Physician shortages and rural locations are some of the challenges which can create barriers in accessing prenatal care. Multiple prenatal visits are required to input basic foetal measures, which adds to the patient's burden.
Inadequate access to quality healthcare during pregnancy is the biggest factor behind sub-Saharan Africa accounting for more than two-thirds of the world’s maternal deaths.
Remote monitoring with a self-administered foetal monitoring solution might drastically reduce some of the present care hurdles. Beneficial in high-risk pregnancies, including women with gestational hypertension and gestational diabetes as well as low-risk pregnancies, it can improve prenatal healthcare compliance, provide access to prenatal healthcare for women in rural locations, and coordinate treatment amongst many doctors.
Remote monitoring devices
Abdul Latif Jameel Health and Melody International announced a partnership in October 2021, signing a memorandum of understanding (MOU) for the distribution of Melody's remote 'Melody I Mobile Fetal Monitor iCTG,' a cloud-based mobile wireless foetal monitor platform, across selected markets in Asia, the Middle East, and Africa, covering a territory of over 1.9 billion people.
Melody I Mobile Fetal Monitor iCTG
Remote monitoring devices, such as the Melody i Mobile Fetal Monitor, have integrated platforms that include a foetal heart monitor (with an in-built speaker in the transducer that also functions as a foetal doppler); a uterine contraction monitor (external tocometer); and a smart tablet device to view real-time data and connect to the internet.
The weight of the transducer is comparable to that of conventional cellphones, and one hour of charging offers up to 6 hours of monitoring capability.
Melody's iCTG is already in use in several Japanese hospitals after being approved by the Pharmaceuticals and Medical Devices Agency (PDMA). It has been used in a variety of clinical settings, including as a partial substitute for periodic medical checkups for pregnant women living in remote or isolated areas, as well as for frequent and long-term monitoring of high-risk pregnancies that require regular tests, such as those involving mothers of advanced childbearing age or those at risk of premature labour.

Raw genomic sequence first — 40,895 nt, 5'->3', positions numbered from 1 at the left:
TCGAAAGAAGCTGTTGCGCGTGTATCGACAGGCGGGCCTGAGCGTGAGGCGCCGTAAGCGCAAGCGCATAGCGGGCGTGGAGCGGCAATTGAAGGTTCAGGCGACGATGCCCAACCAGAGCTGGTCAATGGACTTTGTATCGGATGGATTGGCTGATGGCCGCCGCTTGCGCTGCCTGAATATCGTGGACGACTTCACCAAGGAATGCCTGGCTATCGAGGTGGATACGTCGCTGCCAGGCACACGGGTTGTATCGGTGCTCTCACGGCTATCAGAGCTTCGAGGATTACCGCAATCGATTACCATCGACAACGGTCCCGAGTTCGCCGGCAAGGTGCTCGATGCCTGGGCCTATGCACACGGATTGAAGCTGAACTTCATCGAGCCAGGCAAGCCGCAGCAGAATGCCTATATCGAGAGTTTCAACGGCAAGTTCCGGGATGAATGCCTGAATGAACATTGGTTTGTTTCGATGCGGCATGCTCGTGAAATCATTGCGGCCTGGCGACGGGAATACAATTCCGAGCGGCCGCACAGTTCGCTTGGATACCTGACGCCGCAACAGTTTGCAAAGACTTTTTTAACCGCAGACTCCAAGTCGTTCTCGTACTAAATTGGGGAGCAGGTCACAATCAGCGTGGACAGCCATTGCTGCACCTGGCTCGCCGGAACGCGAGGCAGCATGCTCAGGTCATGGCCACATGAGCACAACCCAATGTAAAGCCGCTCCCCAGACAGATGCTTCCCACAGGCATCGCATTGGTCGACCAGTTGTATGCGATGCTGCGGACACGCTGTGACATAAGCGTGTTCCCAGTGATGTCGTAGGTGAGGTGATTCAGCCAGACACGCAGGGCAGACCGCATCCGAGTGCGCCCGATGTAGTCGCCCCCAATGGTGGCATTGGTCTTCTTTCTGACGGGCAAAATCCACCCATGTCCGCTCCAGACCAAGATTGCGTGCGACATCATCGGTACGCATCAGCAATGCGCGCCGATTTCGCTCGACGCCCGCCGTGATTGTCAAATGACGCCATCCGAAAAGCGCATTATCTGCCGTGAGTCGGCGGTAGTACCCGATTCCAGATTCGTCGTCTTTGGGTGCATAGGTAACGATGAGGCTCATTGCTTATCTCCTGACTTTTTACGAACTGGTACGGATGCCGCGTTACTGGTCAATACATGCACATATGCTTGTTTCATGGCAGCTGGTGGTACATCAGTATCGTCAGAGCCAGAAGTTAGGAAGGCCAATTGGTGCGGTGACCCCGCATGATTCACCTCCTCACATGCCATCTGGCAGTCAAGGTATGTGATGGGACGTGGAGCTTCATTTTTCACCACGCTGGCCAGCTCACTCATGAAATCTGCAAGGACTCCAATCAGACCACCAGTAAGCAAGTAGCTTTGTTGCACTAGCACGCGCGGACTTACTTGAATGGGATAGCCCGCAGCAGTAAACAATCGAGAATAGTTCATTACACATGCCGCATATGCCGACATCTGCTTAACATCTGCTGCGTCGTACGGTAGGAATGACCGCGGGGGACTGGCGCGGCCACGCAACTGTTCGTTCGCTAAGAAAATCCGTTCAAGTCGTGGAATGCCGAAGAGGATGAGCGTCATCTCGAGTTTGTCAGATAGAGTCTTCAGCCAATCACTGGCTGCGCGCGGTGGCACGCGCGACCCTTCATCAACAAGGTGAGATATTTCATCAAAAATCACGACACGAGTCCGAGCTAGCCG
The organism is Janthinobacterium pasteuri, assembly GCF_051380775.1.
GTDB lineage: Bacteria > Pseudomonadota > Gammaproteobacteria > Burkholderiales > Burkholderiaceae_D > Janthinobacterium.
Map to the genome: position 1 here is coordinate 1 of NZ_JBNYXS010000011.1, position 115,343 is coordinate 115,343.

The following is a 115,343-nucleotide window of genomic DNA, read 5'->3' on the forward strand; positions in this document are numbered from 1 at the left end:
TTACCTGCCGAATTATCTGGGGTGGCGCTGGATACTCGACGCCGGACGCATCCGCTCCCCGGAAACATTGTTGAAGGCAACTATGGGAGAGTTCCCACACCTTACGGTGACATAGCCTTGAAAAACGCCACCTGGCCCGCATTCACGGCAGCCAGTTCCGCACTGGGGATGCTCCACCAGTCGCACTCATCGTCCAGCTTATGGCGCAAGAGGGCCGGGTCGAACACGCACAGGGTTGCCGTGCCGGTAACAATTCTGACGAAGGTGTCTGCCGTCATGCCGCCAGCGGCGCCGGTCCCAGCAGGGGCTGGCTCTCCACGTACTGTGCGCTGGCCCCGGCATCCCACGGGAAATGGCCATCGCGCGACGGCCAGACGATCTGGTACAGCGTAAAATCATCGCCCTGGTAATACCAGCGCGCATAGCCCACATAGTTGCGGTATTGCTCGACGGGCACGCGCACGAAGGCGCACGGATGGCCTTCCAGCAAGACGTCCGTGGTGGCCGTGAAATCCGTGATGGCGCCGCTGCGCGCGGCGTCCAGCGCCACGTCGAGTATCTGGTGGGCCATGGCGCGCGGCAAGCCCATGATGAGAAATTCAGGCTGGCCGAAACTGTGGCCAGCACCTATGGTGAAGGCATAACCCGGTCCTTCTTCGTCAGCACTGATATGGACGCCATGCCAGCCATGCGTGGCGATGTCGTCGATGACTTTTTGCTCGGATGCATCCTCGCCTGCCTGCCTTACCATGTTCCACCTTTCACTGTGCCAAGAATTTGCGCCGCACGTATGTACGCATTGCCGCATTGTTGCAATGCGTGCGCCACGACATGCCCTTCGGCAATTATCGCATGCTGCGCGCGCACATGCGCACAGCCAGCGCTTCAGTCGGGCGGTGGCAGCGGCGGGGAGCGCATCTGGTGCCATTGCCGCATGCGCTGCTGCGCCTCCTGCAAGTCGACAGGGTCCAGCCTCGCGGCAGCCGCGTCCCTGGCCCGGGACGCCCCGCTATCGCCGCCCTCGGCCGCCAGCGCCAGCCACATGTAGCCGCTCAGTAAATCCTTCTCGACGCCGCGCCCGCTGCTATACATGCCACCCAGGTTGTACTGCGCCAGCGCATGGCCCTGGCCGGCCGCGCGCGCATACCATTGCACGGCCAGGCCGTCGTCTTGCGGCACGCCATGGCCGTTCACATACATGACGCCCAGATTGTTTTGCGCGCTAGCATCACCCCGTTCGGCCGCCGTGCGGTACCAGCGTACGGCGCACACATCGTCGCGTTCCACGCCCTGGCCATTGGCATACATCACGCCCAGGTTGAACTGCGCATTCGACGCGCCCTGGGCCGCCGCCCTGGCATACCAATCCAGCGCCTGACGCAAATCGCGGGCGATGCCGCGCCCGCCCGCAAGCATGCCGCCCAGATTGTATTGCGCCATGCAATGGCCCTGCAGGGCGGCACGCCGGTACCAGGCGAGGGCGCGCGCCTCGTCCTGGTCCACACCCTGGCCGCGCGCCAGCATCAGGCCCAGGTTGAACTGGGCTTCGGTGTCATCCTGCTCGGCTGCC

Clinicians can effectively monitor these situations by analysing data via the internet while the mother wears the device at home.
This remote screening capacity enables for prompt action in the event of an emergency, reducing the chance of an unexpected or emergency birth.
Moreover, in critical situations, a collaboration between emergency transport services and hospitals enables doctors to access real-time data to monitor the foetus' condition while in transit and the receiving hospital to prepare a treatment plan prior to arrival, increasing the likelihood of a positive outcome. The solution is cost-effective, portable, convenient, and paperless, with data sent to a tablet display or smart device.
Akram Bouchenaki, Chief Executive Officer, Abdul Latif Jameel Health (image, right), commented: “Abdul Latif Jameel Health believes that this innovative and intuitive monitoring system will be of great value in the accelerating accessibility to perinatal monitoring and improving the outcome for millions.
In collaboration with Melody International, we aim to reduce the rate of perinatal deaths and continue our mission to create a more inclusive healthcare environment in Asia, the Middle East, and Africa.”
Routine use of remote monitoring could significantly reduce healthcare use and the strain on pregnant women traveling to the clinic for prenatal monitoring. True remote monitoring using a passive device that can consistently display foetal ECG and maternal ECG has the potential to improve access to obstetrical services, especially for women in rural locations and those with obstetrician-gynaecologist shortages.
Furthermore, wireless, remote monitoring allows a pregnant woman to be mobile throughout labor, potentially improving the woman's labor experience, reducing labour time, and reducing the risk of caesarean birth.